Air Malta (Malta International) will be dissolved by the end of 2023, the Maltese investigative news site The Shift reported on April 15, with sources in the government saying the European Commission had informally told it there was no chance of approval for a plan to inject millions of euros into the airline to keep it afloat. Times of Malta reported a similar story citing its own sources on April 16, and on April 18 Air Malta's executive chairman himself confirmed that the carrier will be replaced with a new airline.

The government sought permission from Brussels two years ago to sink a further EUR290 million euros (USD319 million) into the state-owned flag carrier as a capital injection. The Shift’s sources said that given the unlikelihood of approval, Valletta had already chosen to close the airline down, and what is being discussed now is how a successor carrier can be established without abusing state aid rules.

The news outlet reported that tens of millions are now more likely to go towards redundancy and severance packages as the company is dissolved and, it is hoped, replaced with a more commercially viable airline.

Reports emerged last summer that the Maltese government had come up with backup plans to dissolve Air Malta and transfer its few remaining profitable assets to a new, as yet unnamed, state-owned airline. But in the autumn its executive chairman David Curmi told ch-aviation, while confirming the existence of the backup plan, that he was was still hopeful Brussels would not reject the country’s rescue package request.

The airline needs significant funding, but blocking the way is a “one time, last time” rule whereby aid granted under the EU’s rescue and restructuring guidelines can be given only once over a ten-year period. Air Malta did so in 2016, barring it from further state funding until 2026. The government has reportedly been studying Alitalia’s transformation to ITA Airways (AZ, Rome Fiumicino) as a solution to retaining a state-funded carrier.

Times of Malta’s sources confirmed that the backup Plan B was now the likely option, to shut down Air Malta and set up a new replacement “right away” - possibly even without disrupting the schedules. The newspaper’s sources in Brussels said a final decision had not yet been taken and one last round of meetings remains in the coming weeks, but they agreed that as things stand the commission is set on refusing the Maltese government’s request for a state aid injection. Most recently, Brussels had asked for more details on Air Malta’s operations, including the fleet and employees on its books, they added.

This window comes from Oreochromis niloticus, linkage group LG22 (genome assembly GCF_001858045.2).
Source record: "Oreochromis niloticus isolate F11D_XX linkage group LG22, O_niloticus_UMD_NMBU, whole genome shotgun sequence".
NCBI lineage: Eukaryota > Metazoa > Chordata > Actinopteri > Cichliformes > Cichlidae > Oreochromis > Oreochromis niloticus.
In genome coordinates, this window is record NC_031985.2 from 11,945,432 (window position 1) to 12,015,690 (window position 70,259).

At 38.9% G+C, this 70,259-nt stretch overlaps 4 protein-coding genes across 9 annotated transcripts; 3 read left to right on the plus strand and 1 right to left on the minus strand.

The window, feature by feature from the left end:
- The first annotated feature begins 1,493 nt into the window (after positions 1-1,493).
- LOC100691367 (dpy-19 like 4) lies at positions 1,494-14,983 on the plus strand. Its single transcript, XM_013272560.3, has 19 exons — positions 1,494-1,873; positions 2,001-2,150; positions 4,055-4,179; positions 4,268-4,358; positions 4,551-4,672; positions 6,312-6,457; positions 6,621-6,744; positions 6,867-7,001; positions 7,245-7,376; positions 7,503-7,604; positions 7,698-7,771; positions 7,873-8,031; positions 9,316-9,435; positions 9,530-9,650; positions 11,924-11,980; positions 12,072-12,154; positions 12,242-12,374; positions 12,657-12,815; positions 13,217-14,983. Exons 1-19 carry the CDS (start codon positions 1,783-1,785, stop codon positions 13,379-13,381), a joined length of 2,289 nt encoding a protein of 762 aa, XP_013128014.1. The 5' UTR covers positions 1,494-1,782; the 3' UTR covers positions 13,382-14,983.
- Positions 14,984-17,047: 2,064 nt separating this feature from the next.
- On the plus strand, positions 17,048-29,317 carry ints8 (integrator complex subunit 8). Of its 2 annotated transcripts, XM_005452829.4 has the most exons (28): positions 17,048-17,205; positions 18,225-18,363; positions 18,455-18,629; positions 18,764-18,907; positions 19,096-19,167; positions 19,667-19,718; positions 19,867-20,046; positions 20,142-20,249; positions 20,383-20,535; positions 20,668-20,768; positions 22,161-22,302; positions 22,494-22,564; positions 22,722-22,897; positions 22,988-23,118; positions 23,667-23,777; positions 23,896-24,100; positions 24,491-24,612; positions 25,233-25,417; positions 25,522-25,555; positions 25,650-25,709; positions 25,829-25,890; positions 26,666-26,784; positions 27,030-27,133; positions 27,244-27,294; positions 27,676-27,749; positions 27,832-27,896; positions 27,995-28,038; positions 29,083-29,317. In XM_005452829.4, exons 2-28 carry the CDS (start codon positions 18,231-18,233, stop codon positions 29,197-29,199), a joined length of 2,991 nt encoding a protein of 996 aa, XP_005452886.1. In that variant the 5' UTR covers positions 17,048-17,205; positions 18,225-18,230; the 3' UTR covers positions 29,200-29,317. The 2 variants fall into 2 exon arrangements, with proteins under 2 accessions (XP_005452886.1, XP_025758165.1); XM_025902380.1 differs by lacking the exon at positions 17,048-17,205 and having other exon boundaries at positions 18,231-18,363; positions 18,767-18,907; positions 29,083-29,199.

Approached for comment, Maltese Finance Minister Clyde Caruana merely confirmed to the daily that the government had held lengthy meetings last week with EU Commission representatives. A diary of European Commission events reveals that Johannes Hahn, commissioner for budget and administration, travelled to Valletta for talks with Caruana and Prime Minister Robert Abela.

On April 18, Curmi told the Times of Malta that the country will have a new national airline by the end of the year and that the transition from Air Malta will be “largely seamless” for passengers. The creation of a successor carrier is in the final phase, he said, as the European Commission had rejected the government’s state aid request for the existing company.

Brussels “does not want a photocopy of Air Malta,” he said. “We created a five-year business plan and we are close to concluding on that. If we stick to this plan, then we will have a national airline that makes business sense.” The end of 2023 is the target date for the changeover, and “the new airline will have its own booking platform and tickets will be sold there. The old company will continue operations until the very end when the new airline will take over.”

He added: “Malta will still have a national airline. What it will never be is a low-cost carrier. We will continue flying to key airports in key cities while continuing to fly cargo which is increasing exponentially because of an improvement in service. The new airline will not be competing on price but on service. This will be our competitive edge.”

According to the ch-aviation fleets module, Air Malta operates an all-leased fleet of three A320-200s - two of which are currently in maintenance - and five A320-200Ns, and it is wet-leasing in two more A320ceo from SmartLynx Airlines Malta (2N, Malta International) and Bulgaria’s Fly2Sky (F6, Sofia).